25. Liu J, Wang J, Lee S, Wen R (2018) Copper-caused oxidative stress triggers the activation of antioxidant enzymes via ZmMPK3 in maize leaves. PLoS ONE 13:e0203612.  https://doi.org/10.1371/journal.pone.0203612 CrossRefGoogle Scholar
  26. Liu JJ, Wei Z, Li JH (2014) Effects of copper on leaf membrane structure and root activity of maize seedling. Bot Stud 55:47.  https://doi.org/10.1186/s40529-014-0047-5 CrossRefGoogle Scholar
  27. Maksymiec W (2011) Effects of jasmonate and some other signalling factors on bean and onion growth during the initial phase of cadmium action. Biol Plant 55:112–118.  https://doi.org/10.1007/s10535-011-0015-9 CrossRefGoogle Scholar
  28. Maksymiec W, Krupa Z (2007) Effects of methyl jasmonate and excess copper on root and leaf growth. Biol Plant 51:322–326.  https://doi.org/10.1007/s10535-007-0062-4 CrossRefGoogle Scholar
  29. Maksymiec W, Wianowska D, Dawidowicz AL et al (2005) The level of jasmonic acid in Arabidopsis thaliana and Phaseolus coccineus plants under heavy metal stress. J Plant Physiol 162:1338–1346.  https://doi.org/10.1016/j.jplph.2005.01.013 CrossRefGoogle Scholar
  30. Moravcova S, Tuma J, Ducaiova ZK et al (2018) Influence of salicylic acid pretreatment on seeds germination and some defence mechanisms of Zea mays plants under copper stress. Plant Physiol Biochem 122:19–30.  https://doi.org/10.1016/j.plaphy.2017.11.007 CrossRefGoogle Scholar
  31. Mostofa MG, Fujita M (2013) Salicylic acid alleviates copper toxicity in rice (Oryza sativa L.) seedlings by up-regulating antioxidative and glyoxalase systems. Ecotoxicology 22:959–973.  https://doi.org/10.1007/s10646-013-1073-x CrossRefGoogle Scholar
  32. Müller B, Sheen J (2007) Advances in cytokinin signaling. Science 318:68–69.  https://doi.org/10.1126/science.1145461 CrossRefGoogle Scholar
  33. Ouzounidou G, Čiamporová M, Moustakas M, Karataglis S (1995) Responses of maize (Zea mays L.) plants to copper stress—I. Growth, mineral content and ultrastructure of roots. Environ Exp Bot 35:167–176.  https://doi.org/10.1016/0098-8472(94)00049-B CrossRefGoogle Scholar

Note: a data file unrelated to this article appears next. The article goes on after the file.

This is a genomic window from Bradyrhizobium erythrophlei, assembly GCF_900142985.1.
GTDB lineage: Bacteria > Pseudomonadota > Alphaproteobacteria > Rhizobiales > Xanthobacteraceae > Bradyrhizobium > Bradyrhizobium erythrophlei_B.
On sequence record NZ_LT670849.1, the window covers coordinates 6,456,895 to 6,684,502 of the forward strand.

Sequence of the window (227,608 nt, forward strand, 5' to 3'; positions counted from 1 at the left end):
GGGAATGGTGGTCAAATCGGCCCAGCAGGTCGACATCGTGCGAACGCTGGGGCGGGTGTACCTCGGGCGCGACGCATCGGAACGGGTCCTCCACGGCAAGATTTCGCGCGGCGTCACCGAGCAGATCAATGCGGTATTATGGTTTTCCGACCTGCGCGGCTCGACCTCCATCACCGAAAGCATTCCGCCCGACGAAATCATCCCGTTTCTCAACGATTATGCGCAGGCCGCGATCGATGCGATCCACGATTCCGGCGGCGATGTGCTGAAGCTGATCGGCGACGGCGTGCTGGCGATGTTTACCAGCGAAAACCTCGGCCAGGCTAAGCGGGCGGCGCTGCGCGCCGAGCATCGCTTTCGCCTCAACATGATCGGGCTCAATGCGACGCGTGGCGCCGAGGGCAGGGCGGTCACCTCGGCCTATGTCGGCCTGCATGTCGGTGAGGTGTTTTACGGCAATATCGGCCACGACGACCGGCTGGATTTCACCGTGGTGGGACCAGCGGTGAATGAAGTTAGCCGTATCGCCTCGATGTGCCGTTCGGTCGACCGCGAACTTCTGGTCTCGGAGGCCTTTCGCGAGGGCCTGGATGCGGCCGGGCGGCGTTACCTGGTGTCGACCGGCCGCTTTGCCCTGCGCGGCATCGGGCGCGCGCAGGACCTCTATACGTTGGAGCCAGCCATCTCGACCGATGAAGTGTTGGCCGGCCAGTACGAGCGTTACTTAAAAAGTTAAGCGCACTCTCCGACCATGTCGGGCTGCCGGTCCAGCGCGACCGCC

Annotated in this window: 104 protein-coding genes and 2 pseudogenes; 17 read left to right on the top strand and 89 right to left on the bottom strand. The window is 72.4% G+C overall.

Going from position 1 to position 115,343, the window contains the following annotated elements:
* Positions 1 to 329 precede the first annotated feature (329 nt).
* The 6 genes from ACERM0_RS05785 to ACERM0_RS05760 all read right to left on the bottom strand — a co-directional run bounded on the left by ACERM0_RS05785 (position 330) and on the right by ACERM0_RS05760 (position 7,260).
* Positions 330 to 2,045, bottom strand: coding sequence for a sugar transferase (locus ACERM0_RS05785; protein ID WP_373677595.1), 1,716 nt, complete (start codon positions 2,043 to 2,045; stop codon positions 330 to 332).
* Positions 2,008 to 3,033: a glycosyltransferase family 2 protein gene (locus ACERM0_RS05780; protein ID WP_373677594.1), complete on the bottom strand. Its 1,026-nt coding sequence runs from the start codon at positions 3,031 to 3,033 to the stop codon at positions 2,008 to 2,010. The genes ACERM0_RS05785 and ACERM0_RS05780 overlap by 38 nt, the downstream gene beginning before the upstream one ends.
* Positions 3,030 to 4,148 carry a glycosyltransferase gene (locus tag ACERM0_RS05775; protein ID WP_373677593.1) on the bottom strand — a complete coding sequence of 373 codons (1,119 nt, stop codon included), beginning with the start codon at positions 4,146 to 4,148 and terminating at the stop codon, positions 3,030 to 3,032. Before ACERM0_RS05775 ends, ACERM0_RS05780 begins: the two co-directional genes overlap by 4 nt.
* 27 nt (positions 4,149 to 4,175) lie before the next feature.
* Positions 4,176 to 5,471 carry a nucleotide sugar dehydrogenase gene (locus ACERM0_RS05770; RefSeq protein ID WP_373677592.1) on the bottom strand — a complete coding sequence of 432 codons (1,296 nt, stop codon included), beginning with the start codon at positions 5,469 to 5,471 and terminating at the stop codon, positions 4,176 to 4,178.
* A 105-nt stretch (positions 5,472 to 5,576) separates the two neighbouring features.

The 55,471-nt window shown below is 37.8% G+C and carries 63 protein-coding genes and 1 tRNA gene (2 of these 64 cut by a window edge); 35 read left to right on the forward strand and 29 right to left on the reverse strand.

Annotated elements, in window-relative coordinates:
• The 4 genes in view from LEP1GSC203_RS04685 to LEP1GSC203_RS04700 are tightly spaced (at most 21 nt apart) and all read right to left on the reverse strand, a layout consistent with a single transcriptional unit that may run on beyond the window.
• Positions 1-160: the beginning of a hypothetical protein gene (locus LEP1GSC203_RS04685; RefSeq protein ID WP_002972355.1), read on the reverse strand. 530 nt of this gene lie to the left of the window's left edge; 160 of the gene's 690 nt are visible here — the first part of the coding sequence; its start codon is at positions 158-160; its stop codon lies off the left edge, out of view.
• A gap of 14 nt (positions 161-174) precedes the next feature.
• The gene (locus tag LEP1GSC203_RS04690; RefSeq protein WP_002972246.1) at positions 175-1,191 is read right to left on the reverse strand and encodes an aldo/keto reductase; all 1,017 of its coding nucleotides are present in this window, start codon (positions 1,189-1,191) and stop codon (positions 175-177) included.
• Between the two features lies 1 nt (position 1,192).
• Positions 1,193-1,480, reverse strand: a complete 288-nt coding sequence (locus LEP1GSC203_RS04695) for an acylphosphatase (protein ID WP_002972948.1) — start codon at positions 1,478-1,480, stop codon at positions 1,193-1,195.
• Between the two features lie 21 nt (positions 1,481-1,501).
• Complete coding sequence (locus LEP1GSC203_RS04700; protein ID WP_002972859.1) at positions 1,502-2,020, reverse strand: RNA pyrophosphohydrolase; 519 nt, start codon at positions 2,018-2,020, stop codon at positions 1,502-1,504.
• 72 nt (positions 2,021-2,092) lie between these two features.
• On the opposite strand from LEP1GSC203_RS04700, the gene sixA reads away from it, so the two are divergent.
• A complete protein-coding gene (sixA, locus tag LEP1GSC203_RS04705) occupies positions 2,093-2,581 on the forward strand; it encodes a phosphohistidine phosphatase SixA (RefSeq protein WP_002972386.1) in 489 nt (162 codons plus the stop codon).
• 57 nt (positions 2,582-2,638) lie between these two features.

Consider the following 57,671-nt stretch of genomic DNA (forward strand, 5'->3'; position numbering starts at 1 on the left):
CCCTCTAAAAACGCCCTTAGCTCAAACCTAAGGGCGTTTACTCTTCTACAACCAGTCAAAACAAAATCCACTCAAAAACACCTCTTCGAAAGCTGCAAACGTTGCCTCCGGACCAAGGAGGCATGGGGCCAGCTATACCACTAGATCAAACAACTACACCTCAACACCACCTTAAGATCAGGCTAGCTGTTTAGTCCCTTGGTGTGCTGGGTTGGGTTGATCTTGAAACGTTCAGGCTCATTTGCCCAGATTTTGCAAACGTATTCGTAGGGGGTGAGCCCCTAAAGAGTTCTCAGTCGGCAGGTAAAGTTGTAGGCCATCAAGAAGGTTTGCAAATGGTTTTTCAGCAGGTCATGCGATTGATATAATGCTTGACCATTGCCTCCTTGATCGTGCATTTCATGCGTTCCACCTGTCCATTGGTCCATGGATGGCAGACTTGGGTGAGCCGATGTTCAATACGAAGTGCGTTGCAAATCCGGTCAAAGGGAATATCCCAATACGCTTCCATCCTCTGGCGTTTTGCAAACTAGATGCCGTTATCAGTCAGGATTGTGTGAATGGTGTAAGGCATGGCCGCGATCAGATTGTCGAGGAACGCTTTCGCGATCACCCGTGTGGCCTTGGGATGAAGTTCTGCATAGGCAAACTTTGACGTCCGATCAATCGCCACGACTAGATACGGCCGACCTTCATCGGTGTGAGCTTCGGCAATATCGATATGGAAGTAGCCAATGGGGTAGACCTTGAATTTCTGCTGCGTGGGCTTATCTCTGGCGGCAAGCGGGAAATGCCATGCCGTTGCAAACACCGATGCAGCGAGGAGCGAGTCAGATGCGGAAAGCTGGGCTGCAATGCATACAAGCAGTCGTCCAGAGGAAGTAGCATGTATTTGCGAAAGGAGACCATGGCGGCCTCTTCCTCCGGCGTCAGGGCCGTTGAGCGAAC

34. Palma JM, Sandalio LM, Javier Corpas F et al (2002) Plant proteases, protein degradation, and oxidative stress: role of peroxisomes. Plant Physiol Biochem 40:521–530.  https://doi.org/10.1016/S0981-9428(02)01404-3 CrossRefGoogle Scholar
  35. Perez Chaca MV, Vigliocco A, Reinoso H et al (2014) Effects of cadmium stress on growth, anatomy and hormone contents in Glycine max (L.) Merr. Acta Physiol Plant 36:2815–2826.  https://doi.org/10.1007/s11738-014-1656-z CrossRefGoogle Scholar
  36. Perfus-Barbeoch L, Leonhardt N, Vavasseur A, Forestier C (2002) Heavy metal toxicity: cadmium permeates through calcium channels and disturbs the plant water status. Plant J Cell Mol Biol 32:539–548CrossRefGoogle Scholar
  37. Pielichowska M, Wierzbicka M (2004) Uptake and localization of cadmium by Biscutella laevigata, a cadmium hyperaccumulator. Acta Biol Cracoviensia Ser Bot 46:57–63Google Scholar
  38. Piotrowska-Niczyporuk A, Bajguz A, Zambrzycka-Szelewa E, Bralska M (2018) Exogenously applied auxins and cytokinins ameliorate lead toxicity by inducing antioxidant defence system in green alga Acutodesmus obliquus. Plant Physiol Biochem 132:535–546.  https://doi.org/10.1016/j.plaphy.2018.09.038 CrossRefGoogle Scholar
  39. Ribeiro DM, Desikan R, Bright J et al (2009) Differential requirement for NO during ABA-induced stomatal closure in turgid and wilted leaves. Plant Cell Environ 32:46–57.  https://doi.org/10.1111/j.1365-3040.2008.01906.x CrossRefGoogle Scholar
  40. Rubio MI, Escrig I, Martínez-Cortina C et al (1994) Cadmium and nickel accumulation in rice plants. Effects on mineral nutrition and possible interactions of abscisic and gibberellic acids. Plant Growth Regul 14:151–157.  https://doi.org/10.1007/BF00025217 CrossRefGoogle Scholar